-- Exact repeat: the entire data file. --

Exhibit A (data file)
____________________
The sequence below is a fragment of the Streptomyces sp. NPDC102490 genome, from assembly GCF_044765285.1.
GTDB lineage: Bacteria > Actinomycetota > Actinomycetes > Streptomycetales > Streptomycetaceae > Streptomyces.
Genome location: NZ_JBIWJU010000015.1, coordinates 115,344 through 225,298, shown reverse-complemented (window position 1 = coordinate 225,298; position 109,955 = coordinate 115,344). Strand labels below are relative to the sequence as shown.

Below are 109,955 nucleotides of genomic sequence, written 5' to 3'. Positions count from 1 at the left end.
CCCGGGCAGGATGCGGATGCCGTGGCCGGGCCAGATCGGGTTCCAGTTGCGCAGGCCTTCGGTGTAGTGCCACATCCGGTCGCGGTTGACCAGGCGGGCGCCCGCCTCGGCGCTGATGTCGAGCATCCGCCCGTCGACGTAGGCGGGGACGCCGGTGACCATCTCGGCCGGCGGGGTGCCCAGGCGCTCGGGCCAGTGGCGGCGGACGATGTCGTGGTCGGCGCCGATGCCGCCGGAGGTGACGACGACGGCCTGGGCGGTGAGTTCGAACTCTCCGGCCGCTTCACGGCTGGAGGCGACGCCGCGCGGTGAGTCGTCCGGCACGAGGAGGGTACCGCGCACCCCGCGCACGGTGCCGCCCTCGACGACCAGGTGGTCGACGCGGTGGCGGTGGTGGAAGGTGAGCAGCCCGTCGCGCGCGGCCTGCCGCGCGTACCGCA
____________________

The sequence below is a fragment of the Streptomyces sp. NPDC102490 genome, from assembly GCF_044765285.1.
GTDB lineage: Bacteria > Actinomycetota > Actinomycetes > Streptomycetales > Streptomycetaceae > Streptomyces.
Genome location: NZ_JBIWJU010000015.1, coordinates 115,344 through 225,298, shown reverse-complemented (window position 1 = coordinate 225,298; position 109,955 = coordinate 115,344). Strand labels below are relative to the sequence as shown.

Below are 109,955 nucleotides of genomic sequence, written 5' to 3'. Positions count from 1 at the left end.
CCCGGGCAGGATGCGGATGCCGTGGCCGGGCCAGATCGGGTTCCAGTTGCGCAGGCCTTCGGTGTAGTGCCACATCCGGTCGCGGTTGACCAGGCGGGCGCCCGCCTCGGCGCTGATGTCGAGCATCCGCCCGTCGACGTAGGCGGGGACGCCGGTGACCATCTCGGCCGGCGGGGTGCCCAGGCGCTCGGGCCAGTGGCGGCGGACGATGTCGTGGTCGGCGCCGATGCCGCCGGAGGTGACGACGACGGCCTGGGCGGTGAGTTCGAACTCTCCGGCCGCTTCACGGCTGGAGGCGACGCCGCGCGGTGAGTCGTCCGGCACGAGGAGGGTACCGCGCACCCCGCGCACGGTGCCGCCCTCGACGACCAGGTGGTCGACGCGGTGGCGGTGGTGGAAGGTGAGCAGCCCGTCGCGCGCGGCCTGCCGCGCGTACCGCA